A white grave from a woman named Laura Hilden, which is positioned a little away from the other graves, catches my attention. It looks like a bus stop: It has a roof and glass walls to protect it from the wind and weather. I hold my smartphone camera up to the code and end up on an esoteric website where you can see the deceased and listen to her singing. In addition, I discover that this is an “energetic grave of eternal love”, which can be felt by everyone who stands on the cabbalistic-looking circular ornament on the ground and stretches their arms to the skies – the roof overhead depicts astrological symbols. As instructed, we stand on the circle and lift our arms, as if we were going through one of the security scanners in modern airports. We don’t feel anything, but if we did we find out that we could book an initiation course with a spiritual healer for EUR 495. For God’s sake, even the Afterlife is peppered with adverts these days.
Whilst we can’t stop laughing, we continue on and consider founding a start-up. How could you put all the graves here to commercial use? Download songs at the grave of Jim Morrison, or order a fridge at the graves of the Darty family, the founders of France’s big electronics and household appliances chain? Allow the many wannabe VIPS, who compete in today’s TV talent shows, one last big performance? For today’s Instagrammers who are glued to their smartphone screens, you could arrange that final and eternal selfie.
It exists already. From about EUR 200, as I read later, a simple online package for the Afterlife, including QR plaque, can be programmed for you: With photos, videos or audio files. Of course, professional speakers who narrate the life stories of the deceased cost a little more. In the USA, Japan or Spain, this business is a dead certainty – at Père Lachaise places where you can communicate with the dead are few and far between. Which is quite a shame really. The graves would be so much more entertaining that way.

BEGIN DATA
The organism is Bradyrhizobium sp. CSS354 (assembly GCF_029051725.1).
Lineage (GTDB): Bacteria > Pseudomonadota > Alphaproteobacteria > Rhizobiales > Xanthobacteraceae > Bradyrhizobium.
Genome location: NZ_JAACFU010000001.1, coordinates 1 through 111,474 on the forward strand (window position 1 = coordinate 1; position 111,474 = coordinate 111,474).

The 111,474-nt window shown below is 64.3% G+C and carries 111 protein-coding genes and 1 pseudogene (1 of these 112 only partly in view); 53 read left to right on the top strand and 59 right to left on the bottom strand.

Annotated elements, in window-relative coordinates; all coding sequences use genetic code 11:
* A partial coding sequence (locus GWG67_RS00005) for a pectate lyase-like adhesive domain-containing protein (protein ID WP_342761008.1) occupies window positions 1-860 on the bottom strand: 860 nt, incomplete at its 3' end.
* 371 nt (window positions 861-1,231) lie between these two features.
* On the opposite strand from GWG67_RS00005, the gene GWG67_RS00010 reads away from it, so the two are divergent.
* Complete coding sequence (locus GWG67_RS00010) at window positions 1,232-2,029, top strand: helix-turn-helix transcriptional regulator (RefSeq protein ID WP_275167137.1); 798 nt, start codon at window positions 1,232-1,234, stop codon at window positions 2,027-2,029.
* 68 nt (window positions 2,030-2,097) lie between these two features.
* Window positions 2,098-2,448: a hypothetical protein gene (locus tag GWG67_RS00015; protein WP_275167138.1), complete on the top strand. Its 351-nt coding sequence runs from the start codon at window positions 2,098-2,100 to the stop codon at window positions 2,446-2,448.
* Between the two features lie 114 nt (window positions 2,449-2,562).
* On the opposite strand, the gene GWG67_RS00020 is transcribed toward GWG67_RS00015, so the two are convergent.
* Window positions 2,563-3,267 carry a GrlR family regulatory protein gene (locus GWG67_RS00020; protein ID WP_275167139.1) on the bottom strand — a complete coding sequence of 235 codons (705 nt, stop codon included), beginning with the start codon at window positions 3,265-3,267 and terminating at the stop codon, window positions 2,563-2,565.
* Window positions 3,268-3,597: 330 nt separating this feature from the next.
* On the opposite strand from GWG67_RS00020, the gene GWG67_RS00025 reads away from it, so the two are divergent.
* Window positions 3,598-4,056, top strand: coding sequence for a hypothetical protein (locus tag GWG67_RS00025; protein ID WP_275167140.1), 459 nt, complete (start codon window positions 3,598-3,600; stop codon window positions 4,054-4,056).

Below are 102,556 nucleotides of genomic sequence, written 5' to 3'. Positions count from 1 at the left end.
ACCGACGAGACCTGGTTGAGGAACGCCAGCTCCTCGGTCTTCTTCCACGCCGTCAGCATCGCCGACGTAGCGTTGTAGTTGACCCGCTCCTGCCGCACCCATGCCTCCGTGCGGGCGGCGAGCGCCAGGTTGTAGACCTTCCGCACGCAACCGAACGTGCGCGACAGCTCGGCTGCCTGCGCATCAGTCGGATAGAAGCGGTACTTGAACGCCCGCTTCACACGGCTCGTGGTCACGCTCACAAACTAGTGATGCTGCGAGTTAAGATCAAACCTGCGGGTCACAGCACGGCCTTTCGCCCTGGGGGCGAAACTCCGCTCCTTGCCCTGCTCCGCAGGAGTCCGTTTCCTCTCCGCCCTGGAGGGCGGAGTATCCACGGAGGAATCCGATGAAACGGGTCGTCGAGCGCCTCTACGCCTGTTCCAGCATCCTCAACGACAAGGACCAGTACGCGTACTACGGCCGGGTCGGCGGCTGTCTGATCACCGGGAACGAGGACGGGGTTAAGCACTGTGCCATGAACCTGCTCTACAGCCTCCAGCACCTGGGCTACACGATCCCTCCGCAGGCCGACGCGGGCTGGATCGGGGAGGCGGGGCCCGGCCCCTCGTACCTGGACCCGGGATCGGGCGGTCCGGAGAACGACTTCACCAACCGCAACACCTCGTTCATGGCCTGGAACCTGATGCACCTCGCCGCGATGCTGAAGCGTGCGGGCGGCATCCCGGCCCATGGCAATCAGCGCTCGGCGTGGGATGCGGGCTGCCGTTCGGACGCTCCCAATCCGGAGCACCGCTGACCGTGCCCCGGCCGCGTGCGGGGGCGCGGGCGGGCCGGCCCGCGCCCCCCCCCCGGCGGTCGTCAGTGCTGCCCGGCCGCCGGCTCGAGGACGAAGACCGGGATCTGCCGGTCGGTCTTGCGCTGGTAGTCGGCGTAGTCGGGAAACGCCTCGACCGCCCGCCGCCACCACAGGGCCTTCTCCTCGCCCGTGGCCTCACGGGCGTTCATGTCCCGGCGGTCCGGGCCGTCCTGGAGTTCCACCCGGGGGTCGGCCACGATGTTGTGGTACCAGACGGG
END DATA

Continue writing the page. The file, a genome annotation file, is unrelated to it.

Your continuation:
A stroll through Père-Lachaise Cemetery, where many famous people are buried, ranks among the classic things to do in Paris: But Mademoiselle Lili was still greeted with a surprise – digital eternity.
I have no idea how often I’ve visited, what is probably, Paris’s most famous cemetery: The first time as a tourist myself, many, many years ago, to visit the graves of Jim Morrison, Edith Piaf and Oscar Wilde. And now I go there every now and again when family and friends are visiting, – after all, the cemetery is practically round the corner from where I live. Recently, however, I couldn’t believe my eyes: between all the magnificent weathered graves, where, since the 19th century, many famous people have found their final resting place Generation Web 2.0 has now moved in.
If you pay attention as you walk through the shady labyrinth of alleyways and pathways, you will come across some QR codes, those little black and white pixel patterns, which are discreetly stuck on to the gravestones as little plaques.